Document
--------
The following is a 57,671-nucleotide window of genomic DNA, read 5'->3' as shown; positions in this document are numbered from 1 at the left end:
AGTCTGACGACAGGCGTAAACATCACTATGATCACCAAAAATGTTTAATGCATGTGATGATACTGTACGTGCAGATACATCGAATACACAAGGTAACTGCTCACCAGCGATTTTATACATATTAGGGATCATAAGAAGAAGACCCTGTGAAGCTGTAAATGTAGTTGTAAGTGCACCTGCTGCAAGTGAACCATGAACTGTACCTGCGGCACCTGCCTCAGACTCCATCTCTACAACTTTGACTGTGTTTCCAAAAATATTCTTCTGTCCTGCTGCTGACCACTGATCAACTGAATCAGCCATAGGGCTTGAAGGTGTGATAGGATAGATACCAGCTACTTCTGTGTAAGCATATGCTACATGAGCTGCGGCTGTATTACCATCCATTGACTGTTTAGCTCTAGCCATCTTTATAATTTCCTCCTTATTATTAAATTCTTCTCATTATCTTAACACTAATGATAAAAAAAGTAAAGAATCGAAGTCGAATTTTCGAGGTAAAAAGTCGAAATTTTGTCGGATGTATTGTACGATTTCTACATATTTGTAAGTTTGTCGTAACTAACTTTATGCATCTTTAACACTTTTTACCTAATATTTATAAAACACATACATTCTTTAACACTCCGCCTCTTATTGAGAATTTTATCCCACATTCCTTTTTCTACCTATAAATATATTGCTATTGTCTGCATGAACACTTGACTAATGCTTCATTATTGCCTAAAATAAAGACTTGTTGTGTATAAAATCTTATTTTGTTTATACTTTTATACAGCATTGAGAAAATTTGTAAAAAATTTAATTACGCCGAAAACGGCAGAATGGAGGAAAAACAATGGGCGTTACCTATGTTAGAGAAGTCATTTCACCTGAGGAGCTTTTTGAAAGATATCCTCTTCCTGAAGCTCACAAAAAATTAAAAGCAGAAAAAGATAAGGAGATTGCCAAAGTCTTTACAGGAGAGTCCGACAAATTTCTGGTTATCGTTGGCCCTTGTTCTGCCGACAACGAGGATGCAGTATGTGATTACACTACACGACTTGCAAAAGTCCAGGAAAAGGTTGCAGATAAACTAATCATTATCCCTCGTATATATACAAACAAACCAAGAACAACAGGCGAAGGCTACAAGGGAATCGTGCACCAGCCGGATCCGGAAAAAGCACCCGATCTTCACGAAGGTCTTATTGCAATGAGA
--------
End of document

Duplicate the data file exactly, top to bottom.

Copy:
The following is a 57,671-nucleotide window of genomic DNA, read 5'->3' as shown; positions in this document are numbered from 1 at the left end:
AGTCTGACGACAGGCGTAAACATCACTATGATCACCAAAAATGTTTAATGCATGTGATGATACTGTACGTGCAGATACATCGAATACACAAGGTAACTGCTCACCAGCGATTTTATACATATTAGGGATCATAAGAAGAAGACCCTGTGAAGCTGTAAATGTAGTTGTAAGTGCACCTGCTGCAAGTGAACCATGAACTGTACCTGCGGCACCTGCCTCAGACTCCATCTCTACAACTTTGACTGTGTTTCCAAAAATATTCTTCTGTCCTGCTGCTGACCACTGATCAACTGAATCAGCCATAGGGCTTGAAGGTGTGATAGGATAGATACCAGCTACTTCTGTGTAAGCATATGCTACATGAGCTGCGGCTGTATTACCATCCATTGACTGTTTAGCTCTAGCCATCTTTATAATTTCCTCCTTATTATTAAATTCTTCTCATTATCTTAACACTAATGATAAAAAAAGTAAAGAATCGAAGTCGAATTTTCGAGGTAAAAAGTCGAAATTTTGTCGGATGTATTGTACGATTTCTACATATTTGTAAGTTTGTCGTAACTAACTTTATGCATCTTTAACACTTTTTACCTAATATTTATAAAACACATACATTCTTTAACACTCCGCCTCTTATTGAGAATTTTATCCCACATTCCTTTTTCTACCTATAAATATATTGCTATTGTCTGCATGAACACTTGACTAATGCTTCATTATTGCCTAAAATAAAGACTTGTTGTGTATAAAATCTTATTTTGTTTATACTTTTATACAGCATTGAGAAAATTTGTAAAAAATTTAATTACGCCGAAAACGGCAGAATGGAGGAAAAACAATGGGCGTTACCTATGTTAGAGAAGTCATTTCACCTGAGGAGCTTTTTGAAAGATATCCTCTTCCTGAAGCTCACAAAAAATTAAAAGCAGAAAAAGATAAGGAGATTGCCAAAGTCTTTACAGGAGAGTCCGACAAATTTCTGGTTATCGTTGGCCCTTGTTCTGCCGACAACGAGGATGCAGTATGTGATTACACTACACGACTTGCAAAAGTCCAGGAAAAGGTTGCAGATAAACTAATCATTATCCCTCGTATATATACAAACAAACCAAGAACAACAGGCGAAGGCTACAAGGGAATCGTGCACCAGCCGGATCCGGAAAAAGCACCCGATCTTCACGAAGGTCTTATTGCAATGAGA